Non-profit model to make governance of Beaver Lodge lands more democratic – Campbell River Mirror
Are you passionate about the Beaver Lodge?
Are you one of the thousands of residents of Campbell who recreate there? Have you ever wondered how decisions are made about what to do here? Do you want to get involved?
Beaver Lodge Forest is unique, set aside as an experimental forest and managed by the British Columbia Ministry of Forests, Lands, Natural Resources Operations and Rural Development. Although used as a park, Beaver Lodge is not a formal “park”; therefore, it does not have the processes used by municipalities or ministries to govern parks. The Beaver Lodge Trust Committee wants to fill this gap by registering as a non-profit association to work with the land manager, the FLNRORD ministry.
In 1931, the land was donated by a forestry company for experimental reforestation and forest management work. In 1993, the Beaver Lodge Lands Trust Renewal Act was enacted by the Legislative Assembly of British Columbia to protect these lands for this purpose. The law established a trust committee to develop the 1994 resource use plan to guide decisions.
Fast forward 25 years and Beaver Lodge is a recreation center for thousands of local walkers, runners, dog owners, horse riders and cyclists. The trust committee exists, but unlike nonprofits, the trust committee lacks essential governance elements like bylaws, AGMS, strategic plans, membership, and transparent election of directors. He created a governance sub-committee that developed a process for transitioning to a corporation. Registration as a non-profit corporation would allow the creation of a governance structure to better balance the interests of the public and the natural environment as an experimental research forest.
Long-time member Sandra Milligan is chairing the restructuring effort: âThere is a diverse group of people committed to registering a company, but we want Beaver Lodge users to be part of the process and the new company. “
Committee member and retired forester Steve Lackey adds, âCompany registration allows us to elect directors, open a bank account, apply for funding and make transparent decisions using feedback from the company. public.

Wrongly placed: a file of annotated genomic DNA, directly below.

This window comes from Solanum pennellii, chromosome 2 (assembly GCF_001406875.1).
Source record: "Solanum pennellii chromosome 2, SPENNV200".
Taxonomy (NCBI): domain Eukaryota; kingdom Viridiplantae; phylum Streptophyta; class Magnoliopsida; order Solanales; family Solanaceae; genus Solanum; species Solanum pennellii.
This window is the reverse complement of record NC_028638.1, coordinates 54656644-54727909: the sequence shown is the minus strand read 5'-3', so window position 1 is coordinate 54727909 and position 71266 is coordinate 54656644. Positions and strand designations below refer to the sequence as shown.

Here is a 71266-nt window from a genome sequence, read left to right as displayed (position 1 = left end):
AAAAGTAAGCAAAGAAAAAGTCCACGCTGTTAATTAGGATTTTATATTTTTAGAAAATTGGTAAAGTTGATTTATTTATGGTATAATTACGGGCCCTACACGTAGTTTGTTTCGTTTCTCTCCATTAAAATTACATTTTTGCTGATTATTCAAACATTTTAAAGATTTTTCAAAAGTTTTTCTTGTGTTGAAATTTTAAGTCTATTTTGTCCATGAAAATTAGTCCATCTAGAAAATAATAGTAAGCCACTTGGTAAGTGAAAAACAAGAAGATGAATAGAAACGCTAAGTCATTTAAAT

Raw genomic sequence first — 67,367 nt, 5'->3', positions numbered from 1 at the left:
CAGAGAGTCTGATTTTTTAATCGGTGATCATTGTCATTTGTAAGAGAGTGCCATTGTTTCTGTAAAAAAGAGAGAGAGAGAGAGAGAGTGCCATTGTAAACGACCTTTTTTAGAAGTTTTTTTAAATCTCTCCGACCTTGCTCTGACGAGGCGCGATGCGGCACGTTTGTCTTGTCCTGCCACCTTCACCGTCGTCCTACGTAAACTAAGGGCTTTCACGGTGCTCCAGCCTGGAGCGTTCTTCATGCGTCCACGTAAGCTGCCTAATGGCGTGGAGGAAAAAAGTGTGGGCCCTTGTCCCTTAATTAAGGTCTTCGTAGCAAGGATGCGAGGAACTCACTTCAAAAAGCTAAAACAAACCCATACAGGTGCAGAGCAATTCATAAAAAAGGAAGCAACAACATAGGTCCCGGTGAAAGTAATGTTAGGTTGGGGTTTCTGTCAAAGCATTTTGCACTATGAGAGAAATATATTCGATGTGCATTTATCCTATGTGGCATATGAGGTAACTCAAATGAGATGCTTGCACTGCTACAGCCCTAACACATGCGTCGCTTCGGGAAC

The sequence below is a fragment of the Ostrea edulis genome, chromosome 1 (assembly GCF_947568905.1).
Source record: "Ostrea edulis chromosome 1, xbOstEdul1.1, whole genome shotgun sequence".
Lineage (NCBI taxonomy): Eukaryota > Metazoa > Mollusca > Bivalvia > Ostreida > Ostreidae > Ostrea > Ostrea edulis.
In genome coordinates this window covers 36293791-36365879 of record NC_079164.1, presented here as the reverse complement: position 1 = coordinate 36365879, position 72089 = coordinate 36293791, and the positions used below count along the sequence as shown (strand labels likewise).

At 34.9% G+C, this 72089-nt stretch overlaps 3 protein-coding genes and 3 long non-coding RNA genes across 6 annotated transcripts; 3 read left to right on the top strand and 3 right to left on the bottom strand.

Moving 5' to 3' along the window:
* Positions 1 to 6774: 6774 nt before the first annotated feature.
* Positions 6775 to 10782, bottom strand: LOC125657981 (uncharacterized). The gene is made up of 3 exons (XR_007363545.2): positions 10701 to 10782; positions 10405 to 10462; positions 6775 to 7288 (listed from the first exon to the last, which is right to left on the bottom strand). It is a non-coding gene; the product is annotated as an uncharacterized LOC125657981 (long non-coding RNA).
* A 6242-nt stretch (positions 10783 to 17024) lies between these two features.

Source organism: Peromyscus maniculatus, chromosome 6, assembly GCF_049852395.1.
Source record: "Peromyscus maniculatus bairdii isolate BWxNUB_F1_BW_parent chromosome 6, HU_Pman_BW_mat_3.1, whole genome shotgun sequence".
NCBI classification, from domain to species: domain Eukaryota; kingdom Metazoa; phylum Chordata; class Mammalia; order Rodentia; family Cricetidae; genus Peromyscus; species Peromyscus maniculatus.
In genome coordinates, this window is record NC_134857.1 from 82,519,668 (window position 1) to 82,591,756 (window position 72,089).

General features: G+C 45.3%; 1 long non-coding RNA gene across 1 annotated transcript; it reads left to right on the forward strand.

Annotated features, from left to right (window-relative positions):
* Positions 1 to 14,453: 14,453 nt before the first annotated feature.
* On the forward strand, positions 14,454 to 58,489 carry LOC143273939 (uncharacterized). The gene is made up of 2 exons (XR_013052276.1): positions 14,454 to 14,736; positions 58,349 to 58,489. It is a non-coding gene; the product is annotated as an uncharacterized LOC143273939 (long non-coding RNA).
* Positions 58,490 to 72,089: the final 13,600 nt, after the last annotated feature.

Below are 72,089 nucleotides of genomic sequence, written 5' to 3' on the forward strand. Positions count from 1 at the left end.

The group also includes Colin Gabelmann, who facilitated the establishment of the Beaver Lodge in 1993 as MP for Campbell River and attorney general.
âIt became evident that the structure we designed in 1994 lacked a process to ensure public engagement in the management of Beaver Lodge. We are taking steps to make the process more democratic, âsays Gabelmann.
Ministry staff are also supporting the process and have been working with the group since March. Lesley Fettes, District Manager, explains: âThe ministry has worked with the trust committee since its inception in 1994. We welcome the transition to a registered company which will improve relations with the ministry and make participation even easier. public.
Once a registered company is established, members will work with the ministry to develop strategic plans, operational plans and other governance documents to guide the management of the Beaver Lodge for all users.
On Monday, October 18 from 7 p.m. to 8:30 p.m., the group invites the public to learn more about their vision and get involved in the process. The format of the meeting will allow simultaneous online or in-person participation in the public meeting to be held at the Sportsplex, Room 1. Entrance to the Sportsplex requires a vaccination passport and mask. Due to a capacity of 60 rooms, registration is required. Call Sandra Milligan 250 204-2040 or email [email protected] to register for the meeting or to receive the link for online participation.
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